Peace panels urged to be more transparent

Rey Magno Teves, secretary general of Kusog Mindanaw (Mindanao Force), a forum for consensus-building among peace and development stakeholders in Mindanao said major Mindanao-wide formations for local government units, national legislators, civil society, church and academe, business, media and other sectors will gather here on November 30 and December 1 to ask for updates on the status of the GRP-MILF peace talks and related issues.

"We want to hear more from our (peace) panelists about the negotiations," Teves said stressing it would be more difficult for the commitments in the peace agreement to win in the plebiscite if the people are left out.

The forum’s theme is “The Shape of the Forthcoming Peace Agreement Between the GRP and MILF.”

Teves was at the Kapehan sa SM City, where he joined a panel of officials from the Bishops-Ulama Forum and the military and police promoting the Mindanao Week of Peace activities.

Government peace panel chair Rodolfo Garcia and MILF peace panel chair Mohagher Iqbal have confirmed their attendance to the conference on December 1, Teves told MindaNews. Presidential Adviser on the Peace Process Jesus Dureza will also be around.

To present their issues to the panel chairs are Vicente Lao of the Mindanao Business Council, South Cotabato Gov. Daisy Avance-Fuentes and Abhoud Syed Lingga of the Institute of Bangsamoro Studies.

"The discussion will take place amid general complaint that major stakeholders are not informed properly and are not being involved in discussing and working out possible solutions to critical negotiation issues such as ancestral domain, territory, self-determination and governance," Kusog Mindanaw said in a press statement.

Teves said it is “not a good situation to maintain where the stakeholders are not so much updated about the negotiation.” But he acknowledge the need to recognize that there are indeed details that still cannot be revealed in the course of the negotiations.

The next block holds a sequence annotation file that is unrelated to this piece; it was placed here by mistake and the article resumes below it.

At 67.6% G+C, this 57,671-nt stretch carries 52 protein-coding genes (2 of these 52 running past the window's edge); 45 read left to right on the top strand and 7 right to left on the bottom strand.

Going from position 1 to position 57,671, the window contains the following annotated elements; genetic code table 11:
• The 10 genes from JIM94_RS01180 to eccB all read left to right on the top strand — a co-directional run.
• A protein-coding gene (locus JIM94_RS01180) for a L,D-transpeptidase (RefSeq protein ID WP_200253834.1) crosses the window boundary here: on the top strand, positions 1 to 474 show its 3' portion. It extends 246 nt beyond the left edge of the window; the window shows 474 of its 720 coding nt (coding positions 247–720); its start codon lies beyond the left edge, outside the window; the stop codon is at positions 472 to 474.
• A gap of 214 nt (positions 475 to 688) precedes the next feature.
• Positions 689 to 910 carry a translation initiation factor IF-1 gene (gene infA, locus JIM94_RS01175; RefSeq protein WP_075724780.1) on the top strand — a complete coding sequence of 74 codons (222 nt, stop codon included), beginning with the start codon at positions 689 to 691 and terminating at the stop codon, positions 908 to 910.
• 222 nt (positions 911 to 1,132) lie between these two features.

B/Gen. Antonio Amodia, deputy chief of the army's Davao-based 10th infantry division said the signing of the peace agreement is not even a guarantee peace would be achieved in Mindanao. He cited the possibility of another group to dissent.

Teves clarified that the peace agreement is a crucial step to lasting peace but should be backed with efforts in other aspects, including the economic, social, cultural and religious.

Aleem Mahmod Adilao echoed Amodia's opinion. He voiced out that one problem in the peace process on the Moro side, is that the peace process has involved mainly higher officials, and have left out stakeholders at the grassroots level such as the traditional leaders of the Moro people.

"Kung mapirmahan, wala naapil ang mga katawhan sa ubos," (If it (the final peace agreement)  would be signed, it does not involve people at the grassroots) Adilao said.

Catholic priest Pete Lamata of the Imams-Pastors-Priests Forum said one of the offshoots of inter-religious dialogue is to promote understanding at the grassroots level, at the village level.

The 13-month impasse on the issue of territory in the talks between the Philippine government and the Moro Islamic Liberation Front (MILF) ended last month with a compromise on what areas would comprise the future Bangsamoro Juridical Entity  (BJE) "immediately" and "later," MILF chair Al Haj Murad Ebrahim told MindaNews last month.

The two panels had earlier agreed that the Autonomous Region in Muslim Mindanao (ARMM) would constitute the core of the future BJE.  In addition, the government peace panel proposed the possible inclusion of 613 Moro-dominated villages in Mindanao subject to a plebiscite while the MILF proposed the inclusion of a much wider area.

The disparity between the proposals eventually led to an impasse in early September last year. (Walter I. Balane/MindaNews)

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